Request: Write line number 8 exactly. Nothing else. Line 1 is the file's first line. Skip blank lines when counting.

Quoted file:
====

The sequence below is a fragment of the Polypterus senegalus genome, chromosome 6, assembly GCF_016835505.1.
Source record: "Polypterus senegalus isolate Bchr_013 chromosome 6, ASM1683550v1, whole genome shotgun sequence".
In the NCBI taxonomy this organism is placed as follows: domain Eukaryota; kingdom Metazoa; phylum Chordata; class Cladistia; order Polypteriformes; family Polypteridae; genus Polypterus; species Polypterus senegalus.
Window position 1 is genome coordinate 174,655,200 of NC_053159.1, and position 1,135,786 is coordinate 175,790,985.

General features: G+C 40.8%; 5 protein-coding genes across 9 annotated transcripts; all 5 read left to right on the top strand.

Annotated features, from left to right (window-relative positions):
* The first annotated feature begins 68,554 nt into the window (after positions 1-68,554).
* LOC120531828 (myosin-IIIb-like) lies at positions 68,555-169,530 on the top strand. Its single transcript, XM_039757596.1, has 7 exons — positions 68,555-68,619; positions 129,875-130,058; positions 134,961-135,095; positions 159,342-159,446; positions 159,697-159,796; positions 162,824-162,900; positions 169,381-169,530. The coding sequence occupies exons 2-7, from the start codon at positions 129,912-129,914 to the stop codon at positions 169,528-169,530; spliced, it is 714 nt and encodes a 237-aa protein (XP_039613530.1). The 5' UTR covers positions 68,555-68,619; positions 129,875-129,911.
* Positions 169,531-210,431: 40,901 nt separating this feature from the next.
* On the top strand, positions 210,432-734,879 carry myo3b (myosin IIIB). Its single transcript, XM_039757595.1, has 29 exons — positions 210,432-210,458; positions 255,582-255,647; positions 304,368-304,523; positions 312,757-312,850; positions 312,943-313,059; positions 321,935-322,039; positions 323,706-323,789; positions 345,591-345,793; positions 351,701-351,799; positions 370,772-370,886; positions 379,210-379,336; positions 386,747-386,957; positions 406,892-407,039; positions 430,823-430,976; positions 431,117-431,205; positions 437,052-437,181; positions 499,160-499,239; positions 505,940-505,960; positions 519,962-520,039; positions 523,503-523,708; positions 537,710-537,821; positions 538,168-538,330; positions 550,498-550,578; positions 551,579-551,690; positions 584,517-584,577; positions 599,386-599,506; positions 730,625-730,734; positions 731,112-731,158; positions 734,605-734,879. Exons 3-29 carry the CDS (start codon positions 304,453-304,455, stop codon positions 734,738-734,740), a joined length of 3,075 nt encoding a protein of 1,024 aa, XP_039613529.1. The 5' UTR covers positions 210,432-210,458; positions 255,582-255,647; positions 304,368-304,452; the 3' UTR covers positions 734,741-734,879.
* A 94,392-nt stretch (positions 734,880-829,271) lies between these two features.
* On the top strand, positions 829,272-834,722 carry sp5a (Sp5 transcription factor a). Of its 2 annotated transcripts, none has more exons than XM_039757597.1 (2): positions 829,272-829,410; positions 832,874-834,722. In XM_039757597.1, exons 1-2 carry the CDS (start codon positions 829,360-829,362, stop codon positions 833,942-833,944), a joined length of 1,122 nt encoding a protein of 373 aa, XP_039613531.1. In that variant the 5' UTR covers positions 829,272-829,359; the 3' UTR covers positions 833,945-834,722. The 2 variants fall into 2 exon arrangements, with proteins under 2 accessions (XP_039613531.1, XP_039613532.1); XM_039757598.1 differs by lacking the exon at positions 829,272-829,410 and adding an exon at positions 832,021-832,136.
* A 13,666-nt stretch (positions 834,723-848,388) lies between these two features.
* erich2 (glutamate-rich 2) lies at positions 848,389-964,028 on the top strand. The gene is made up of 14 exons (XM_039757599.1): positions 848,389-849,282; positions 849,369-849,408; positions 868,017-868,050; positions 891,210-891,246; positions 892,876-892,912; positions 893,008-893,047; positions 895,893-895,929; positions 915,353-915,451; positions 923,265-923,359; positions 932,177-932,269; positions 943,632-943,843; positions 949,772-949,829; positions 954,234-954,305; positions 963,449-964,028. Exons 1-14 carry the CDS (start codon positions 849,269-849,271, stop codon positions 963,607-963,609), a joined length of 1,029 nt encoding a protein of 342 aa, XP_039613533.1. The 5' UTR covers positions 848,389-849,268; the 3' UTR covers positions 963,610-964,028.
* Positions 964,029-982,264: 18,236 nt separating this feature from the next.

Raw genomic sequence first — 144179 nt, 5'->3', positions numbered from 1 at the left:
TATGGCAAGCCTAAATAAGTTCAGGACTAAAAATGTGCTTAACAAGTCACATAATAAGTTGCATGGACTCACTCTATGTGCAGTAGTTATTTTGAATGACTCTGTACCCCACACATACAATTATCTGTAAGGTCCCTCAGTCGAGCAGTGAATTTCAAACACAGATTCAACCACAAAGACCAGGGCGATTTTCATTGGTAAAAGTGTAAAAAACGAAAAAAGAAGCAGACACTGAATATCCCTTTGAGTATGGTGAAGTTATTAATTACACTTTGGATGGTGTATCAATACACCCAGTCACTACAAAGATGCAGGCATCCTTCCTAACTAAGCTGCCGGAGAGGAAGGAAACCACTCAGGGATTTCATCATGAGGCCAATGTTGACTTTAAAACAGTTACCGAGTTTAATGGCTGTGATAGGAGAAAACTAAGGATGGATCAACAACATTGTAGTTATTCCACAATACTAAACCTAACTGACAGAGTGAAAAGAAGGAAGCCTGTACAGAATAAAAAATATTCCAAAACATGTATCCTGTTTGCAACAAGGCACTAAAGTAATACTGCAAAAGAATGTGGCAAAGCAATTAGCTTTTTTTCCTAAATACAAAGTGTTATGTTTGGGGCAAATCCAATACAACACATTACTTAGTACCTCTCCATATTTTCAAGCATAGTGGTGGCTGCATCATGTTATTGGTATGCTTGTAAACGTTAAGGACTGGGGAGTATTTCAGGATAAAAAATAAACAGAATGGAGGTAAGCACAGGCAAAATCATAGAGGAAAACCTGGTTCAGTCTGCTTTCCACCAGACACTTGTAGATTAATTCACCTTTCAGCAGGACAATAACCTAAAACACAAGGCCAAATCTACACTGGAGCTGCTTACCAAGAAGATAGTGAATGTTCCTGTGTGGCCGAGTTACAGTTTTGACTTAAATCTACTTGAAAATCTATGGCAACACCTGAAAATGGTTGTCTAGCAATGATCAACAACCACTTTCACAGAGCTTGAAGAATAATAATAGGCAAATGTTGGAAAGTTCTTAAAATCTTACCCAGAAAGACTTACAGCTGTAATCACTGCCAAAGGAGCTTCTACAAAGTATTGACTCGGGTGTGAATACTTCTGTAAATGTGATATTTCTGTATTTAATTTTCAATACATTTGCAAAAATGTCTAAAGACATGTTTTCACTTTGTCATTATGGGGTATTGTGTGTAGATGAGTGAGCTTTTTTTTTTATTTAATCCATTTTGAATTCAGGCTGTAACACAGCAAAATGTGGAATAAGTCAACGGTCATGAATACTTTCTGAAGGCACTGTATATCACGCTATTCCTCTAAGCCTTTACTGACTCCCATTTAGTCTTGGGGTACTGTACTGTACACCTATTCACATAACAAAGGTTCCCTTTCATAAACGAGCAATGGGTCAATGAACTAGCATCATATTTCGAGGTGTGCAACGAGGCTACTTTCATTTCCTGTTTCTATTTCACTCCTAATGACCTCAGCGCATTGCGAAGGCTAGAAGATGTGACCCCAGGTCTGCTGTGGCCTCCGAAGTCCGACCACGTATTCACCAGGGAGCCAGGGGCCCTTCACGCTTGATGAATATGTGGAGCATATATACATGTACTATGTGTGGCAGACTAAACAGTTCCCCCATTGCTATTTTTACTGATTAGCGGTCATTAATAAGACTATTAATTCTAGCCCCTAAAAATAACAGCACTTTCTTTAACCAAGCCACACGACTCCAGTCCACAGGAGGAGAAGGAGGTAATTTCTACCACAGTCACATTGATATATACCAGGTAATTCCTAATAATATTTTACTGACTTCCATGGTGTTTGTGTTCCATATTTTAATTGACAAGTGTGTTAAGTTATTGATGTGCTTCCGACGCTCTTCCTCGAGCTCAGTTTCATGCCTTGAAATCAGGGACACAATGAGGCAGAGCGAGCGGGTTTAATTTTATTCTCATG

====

* LOC120531828 (myosin-IIIb-like) lies at positions 68,555-169,530 on the top strand. Its single transcript, XM_039757596.1, has 7 exons — positions 68,555-68,619; positions 129,875-130,058; positions 134,961-135,095; positions 159,342-159,446; positions 159,697-159,796; positions 162,824-162,900; positions 169,381-169,530. The coding sequence occupies exons 2-7, from the start codon at positions 129,912-129,914 to the stop codon at positions 169,528-169,530; spliced, it is 714 nt and encodes a 237-aa protein (XP_039613530.1). The 5' UTR covers positions 68,555-68,619; positions 129,875-129,911.